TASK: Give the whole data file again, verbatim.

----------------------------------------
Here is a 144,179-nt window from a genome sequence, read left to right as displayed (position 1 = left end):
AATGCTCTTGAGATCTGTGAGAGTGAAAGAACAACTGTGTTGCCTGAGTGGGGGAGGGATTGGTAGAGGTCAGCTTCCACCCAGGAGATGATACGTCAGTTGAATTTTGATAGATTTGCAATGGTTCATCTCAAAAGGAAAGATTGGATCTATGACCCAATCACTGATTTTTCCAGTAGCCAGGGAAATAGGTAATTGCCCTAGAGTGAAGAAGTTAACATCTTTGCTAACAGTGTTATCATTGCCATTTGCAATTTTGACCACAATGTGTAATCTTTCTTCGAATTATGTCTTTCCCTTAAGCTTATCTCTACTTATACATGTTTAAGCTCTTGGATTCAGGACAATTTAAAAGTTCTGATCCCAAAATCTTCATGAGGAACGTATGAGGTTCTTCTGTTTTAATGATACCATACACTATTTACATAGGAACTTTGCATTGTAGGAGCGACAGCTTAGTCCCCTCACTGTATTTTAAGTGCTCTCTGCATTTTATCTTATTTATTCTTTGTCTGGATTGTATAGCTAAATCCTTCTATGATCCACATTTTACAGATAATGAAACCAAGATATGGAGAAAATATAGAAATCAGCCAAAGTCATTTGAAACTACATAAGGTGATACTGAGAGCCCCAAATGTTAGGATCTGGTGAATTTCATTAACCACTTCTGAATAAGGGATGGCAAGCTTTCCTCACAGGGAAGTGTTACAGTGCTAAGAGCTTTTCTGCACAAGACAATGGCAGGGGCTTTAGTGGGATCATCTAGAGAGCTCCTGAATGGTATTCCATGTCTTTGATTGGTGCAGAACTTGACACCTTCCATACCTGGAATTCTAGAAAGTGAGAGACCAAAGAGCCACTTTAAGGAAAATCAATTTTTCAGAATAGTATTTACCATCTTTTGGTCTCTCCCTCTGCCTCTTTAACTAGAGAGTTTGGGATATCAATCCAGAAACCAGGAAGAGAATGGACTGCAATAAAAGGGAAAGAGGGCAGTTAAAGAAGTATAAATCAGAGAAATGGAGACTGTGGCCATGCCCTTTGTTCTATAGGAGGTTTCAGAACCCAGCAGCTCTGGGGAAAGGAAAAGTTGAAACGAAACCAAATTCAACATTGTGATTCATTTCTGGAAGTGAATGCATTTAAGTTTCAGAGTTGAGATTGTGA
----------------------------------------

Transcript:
Here is a 144,179-nt window from a genome sequence, read left to right as displayed (position 1 = left end):
AATGCTCTTGAGATCTGTGAGAGTGAAAGAACAACTGTGTTGCCTGAGTGGGGGAGGGATTGGTAGAGGTCAGCTTCCACCCAGGAGATGATACGTCAGTTGAATTTTGATAGATTTGCAATGGTTCATCTCAAAAGGAAAGATTGGATCTATGACCCAATCACTGATTTTTCCAGTAGCCAGGGAAATAGGTAATTGCCCTAGAGTGAAGAAGTTAACATCTTTGCTAACAGTGTTATCATTGCCATTTGCAATTTTGACCACAATGTGTAATCTTTCTTCGAATTATGTCTTTCCCTTAAGCTTATCTCTACTTATACATGTTTAAGCTCTTGGATTCAGGACAATTTAAAAGTTCTGATCCCAAAATCTTCATGAGGAACGTATGAGGTTCTTCTGTTTTAATGATACCATACACTATTTACATAGGAACTTTGCATTGTAGGAGCGACAGCTTAGTCCCCTCACTGTATTTTAAGTGCTCTCTGCATTTTATCTTATTTATTCTTTGTCTGGATTGTATAGCTAAATCCTTCTATGATCCACATTTTACAGATAATGAAACCAAGATATGGAGAAAATATAGAAATCAGCCAAAGTCATTTGAAACTACATAAGGTGATACTGAGAGCCCCAAATGTTAGGATCTGGTGAATTTCATTAACCACTTCTGAATAAGGGATGGCAAGCTTTCCTCACAGGGAAGTGTTACAGTGCTAAGAGCTTTTCTGCACAAGACAATGGCAGGGGCTTTAGTGGGATCATCTAGAGAGCTCCTGAATGGTATTCCATGTCTTTGATTGGTGCAGAACTTGACACCTTCCATACCTGGAATTCTAGAAAGTGAGAGACCAAAGAGCCACTTTAAGGAAAATCAATTTTTCAGAATAGTATTTACCATCTTTTGGTCTCTCCCTCTGCCTCTTTAACTAGAGAGTTTGGGATATCAATCCAGAAACCAGGAAGAGAATGGACTGCAATAAAAGGGAAAGAGGGCAGTTAAAGAAGTATAAATCAGAGAAATGGAGACTGTGGCCATGCCCTTTGTTCTATAGGAGGTTTCAGAACCCAGCAGCTCTGGGGAAAGGAAAAGTTGAAACGAAACCAAATTCAACATTGTGATTCATTTCTGGAAGTGAATGCATTTAAGTTTCAGAGTTGAGATTGTGA